Thursday, March 02, 2006

Ignorance Is Bliss: Ulster Young Unionists attack 'The Gown'




A recent article on the Ulster Young Unionist Website suggests:

The Gown's attitude to student democracy worries me, as I believe that the end result is not in the interest of the student population...(The Gown)seems to demonstrate a policy of perpetuating such apathy, and not attempting to remedy it.

The article shows complete ignorance of 'The Gown's' half century contribution to student life at Queen's. The paper has always been at the forefront of promoting accountability, justice and student participation. Is voter 'apathy' something members of the UUP should really give lectures on?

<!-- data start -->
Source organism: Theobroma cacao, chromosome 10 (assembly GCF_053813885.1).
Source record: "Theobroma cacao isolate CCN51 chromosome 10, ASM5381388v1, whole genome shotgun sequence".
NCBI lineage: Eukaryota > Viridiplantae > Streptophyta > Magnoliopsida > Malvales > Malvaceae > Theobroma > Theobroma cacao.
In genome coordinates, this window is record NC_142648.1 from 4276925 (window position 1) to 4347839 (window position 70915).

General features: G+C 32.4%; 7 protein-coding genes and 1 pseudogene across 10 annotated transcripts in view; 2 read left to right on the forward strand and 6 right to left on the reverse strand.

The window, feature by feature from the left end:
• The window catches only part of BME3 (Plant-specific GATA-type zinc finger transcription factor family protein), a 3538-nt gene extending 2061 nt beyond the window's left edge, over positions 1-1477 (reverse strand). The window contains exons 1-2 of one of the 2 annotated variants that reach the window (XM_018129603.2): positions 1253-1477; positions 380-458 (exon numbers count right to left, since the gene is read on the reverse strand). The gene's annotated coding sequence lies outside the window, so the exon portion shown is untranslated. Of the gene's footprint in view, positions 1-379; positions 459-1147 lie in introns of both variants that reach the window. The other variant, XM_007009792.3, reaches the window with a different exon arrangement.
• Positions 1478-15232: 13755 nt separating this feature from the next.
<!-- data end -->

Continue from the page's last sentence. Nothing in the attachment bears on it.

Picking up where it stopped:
12 Comments:

Anonymous Joe Mangel said...

Who are the Utterlessly Useless Party to give lectures to anyone? You Gown people mustn't be 'decent' enough for them!

3/02/2006 8:14 pm  
Anonymous David Cather said...

Reducing the size of the SRC is a bad idea, it would result in people who could have contributed usefully to the Union not making it in the door. The current nature of the council does mean that anyone who wants on, basically can get on. But given that most people don't want on, can we afford to start turning away the few that do?

2nd March 2006 at 21:45 - David Cather agrees with Michael Shilliday, mark it down.

3/02/2006 9:46 pm  
Anonymous Anonymous said...

But given that most people don't want on, can we afford to start turning away the few that do?

---------------------